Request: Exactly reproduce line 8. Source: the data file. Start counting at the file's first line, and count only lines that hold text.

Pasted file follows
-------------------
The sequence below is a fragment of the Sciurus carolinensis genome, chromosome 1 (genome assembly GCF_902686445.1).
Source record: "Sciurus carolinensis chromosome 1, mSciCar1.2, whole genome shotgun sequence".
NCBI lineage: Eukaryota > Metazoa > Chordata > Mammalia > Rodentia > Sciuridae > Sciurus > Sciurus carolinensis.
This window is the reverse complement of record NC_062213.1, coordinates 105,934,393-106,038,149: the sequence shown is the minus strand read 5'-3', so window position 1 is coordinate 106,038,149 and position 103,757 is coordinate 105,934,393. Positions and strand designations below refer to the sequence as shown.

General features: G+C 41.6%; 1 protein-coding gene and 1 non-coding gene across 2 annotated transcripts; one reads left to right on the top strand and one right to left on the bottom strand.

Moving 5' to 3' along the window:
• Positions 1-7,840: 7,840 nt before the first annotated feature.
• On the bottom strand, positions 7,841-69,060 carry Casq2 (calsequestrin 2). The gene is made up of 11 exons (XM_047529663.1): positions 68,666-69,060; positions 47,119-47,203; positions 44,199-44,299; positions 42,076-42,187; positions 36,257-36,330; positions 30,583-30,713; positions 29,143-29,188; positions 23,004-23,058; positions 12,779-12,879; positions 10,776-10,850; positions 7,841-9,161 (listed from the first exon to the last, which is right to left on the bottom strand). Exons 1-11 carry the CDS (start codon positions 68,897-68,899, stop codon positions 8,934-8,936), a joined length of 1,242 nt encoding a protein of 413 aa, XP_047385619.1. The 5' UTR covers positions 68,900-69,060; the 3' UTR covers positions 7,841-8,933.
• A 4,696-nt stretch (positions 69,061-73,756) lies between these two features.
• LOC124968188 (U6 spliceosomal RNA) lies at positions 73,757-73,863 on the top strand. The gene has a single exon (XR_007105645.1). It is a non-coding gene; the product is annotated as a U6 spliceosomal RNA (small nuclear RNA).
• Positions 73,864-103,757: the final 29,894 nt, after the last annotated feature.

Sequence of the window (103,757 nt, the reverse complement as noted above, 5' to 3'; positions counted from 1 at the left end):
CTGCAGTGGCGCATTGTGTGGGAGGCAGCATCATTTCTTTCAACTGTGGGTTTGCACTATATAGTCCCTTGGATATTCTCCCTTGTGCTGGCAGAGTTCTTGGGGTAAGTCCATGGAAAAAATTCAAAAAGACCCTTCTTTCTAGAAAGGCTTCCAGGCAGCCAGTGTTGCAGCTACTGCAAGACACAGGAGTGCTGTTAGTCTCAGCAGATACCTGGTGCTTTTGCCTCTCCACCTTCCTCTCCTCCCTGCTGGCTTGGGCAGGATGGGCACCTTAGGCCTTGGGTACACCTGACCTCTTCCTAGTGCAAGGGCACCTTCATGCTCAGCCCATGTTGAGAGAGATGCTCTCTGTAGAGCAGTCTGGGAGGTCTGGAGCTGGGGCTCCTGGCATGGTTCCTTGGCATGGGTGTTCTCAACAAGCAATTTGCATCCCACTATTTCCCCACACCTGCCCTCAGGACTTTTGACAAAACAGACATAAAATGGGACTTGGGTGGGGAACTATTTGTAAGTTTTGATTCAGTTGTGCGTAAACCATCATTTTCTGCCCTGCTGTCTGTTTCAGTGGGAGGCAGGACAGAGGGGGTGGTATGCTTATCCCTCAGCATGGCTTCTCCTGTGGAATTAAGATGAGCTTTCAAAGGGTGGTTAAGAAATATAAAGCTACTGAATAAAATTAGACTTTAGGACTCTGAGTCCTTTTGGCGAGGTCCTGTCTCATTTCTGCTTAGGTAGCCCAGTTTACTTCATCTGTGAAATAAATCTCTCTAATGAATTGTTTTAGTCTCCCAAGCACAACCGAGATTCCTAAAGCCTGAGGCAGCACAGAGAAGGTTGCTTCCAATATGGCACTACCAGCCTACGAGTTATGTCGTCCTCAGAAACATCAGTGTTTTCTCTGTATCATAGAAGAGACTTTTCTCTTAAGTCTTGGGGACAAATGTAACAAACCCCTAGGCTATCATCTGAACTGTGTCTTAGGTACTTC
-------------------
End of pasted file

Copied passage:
• On the bottom strand, positions 7,841-69,060 carry Casq2 (calsequestrin 2). The gene is made up of 11 exons (XM_047529663.1): positions 68,666-69,060; positions 47,119-47,203; positions 44,199-44,299; positions 42,076-42,187; positions 36,257-36,330; positions 30,583-30,713; positions 29,143-29,188; positions 23,004-23,058; positions 12,779-12,879; positions 10,776-10,850; positions 7,841-9,161 (listed from the first exon to the last, which is right to left on the bottom strand). Exons 1-11 carry the CDS (start codon positions 68,897-68,899, stop codon positions 8,934-8,936), a joined length of 1,242 nt encoding a protein of 413 aa, XP_047385619.1. The 5' UTR covers positions 68,900-69,060; the 3' UTR covers positions 7,841-8,933.